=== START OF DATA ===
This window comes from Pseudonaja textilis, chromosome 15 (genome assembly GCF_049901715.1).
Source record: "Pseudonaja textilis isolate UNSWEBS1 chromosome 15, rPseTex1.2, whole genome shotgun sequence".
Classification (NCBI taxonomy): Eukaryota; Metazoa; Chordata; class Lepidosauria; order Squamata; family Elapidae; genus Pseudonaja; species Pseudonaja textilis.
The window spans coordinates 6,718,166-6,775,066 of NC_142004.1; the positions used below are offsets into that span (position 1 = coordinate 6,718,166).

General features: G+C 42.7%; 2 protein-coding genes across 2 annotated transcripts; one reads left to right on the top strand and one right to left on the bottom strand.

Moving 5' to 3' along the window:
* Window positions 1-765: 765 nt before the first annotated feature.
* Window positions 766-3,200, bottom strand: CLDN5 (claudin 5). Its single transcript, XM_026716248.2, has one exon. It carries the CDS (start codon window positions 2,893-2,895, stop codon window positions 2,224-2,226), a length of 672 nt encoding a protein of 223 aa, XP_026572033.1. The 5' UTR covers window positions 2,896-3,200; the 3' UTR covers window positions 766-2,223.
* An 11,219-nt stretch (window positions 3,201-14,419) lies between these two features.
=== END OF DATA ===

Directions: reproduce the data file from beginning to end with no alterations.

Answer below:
This window comes from Pseudonaja textilis, chromosome 15 (genome assembly GCF_049901715.1).
Source record: "Pseudonaja textilis isolate UNSWEBS1 chromosome 15, rPseTex1.2, whole genome shotgun sequence".
Classification (NCBI taxonomy): Eukaryota; Metazoa; Chordata; class Lepidosauria; order Squamata; family Elapidae; genus Pseudonaja; species Pseudonaja textilis.
The window spans coordinates 6,718,166-6,775,066 of NC_142004.1; the positions used below are offsets into that span (position 1 = coordinate 6,718,166).

General features: G+C 42.7%; 2 protein-coding genes across 2 annotated transcripts; one reads left to right on the top strand and one right to left on the bottom strand.

Moving 5' to 3' along the window:
* Window positions 1-765: 765 nt before the first annotated feature.
* Window positions 766-3,200, bottom strand: CLDN5 (claudin 5). Its single transcript, XM_026716248.2, has one exon. It carries the CDS (start codon window positions 2,893-2,895, stop codon window positions 2,224-2,226), a length of 672 nt encoding a protein of 223 aa, XP_026572033.1. The 5' UTR covers window positions 2,896-3,200; the 3' UTR covers window positions 766-2,223.
* An 11,219-nt stretch (window positions 3,201-14,419) lies between these two features.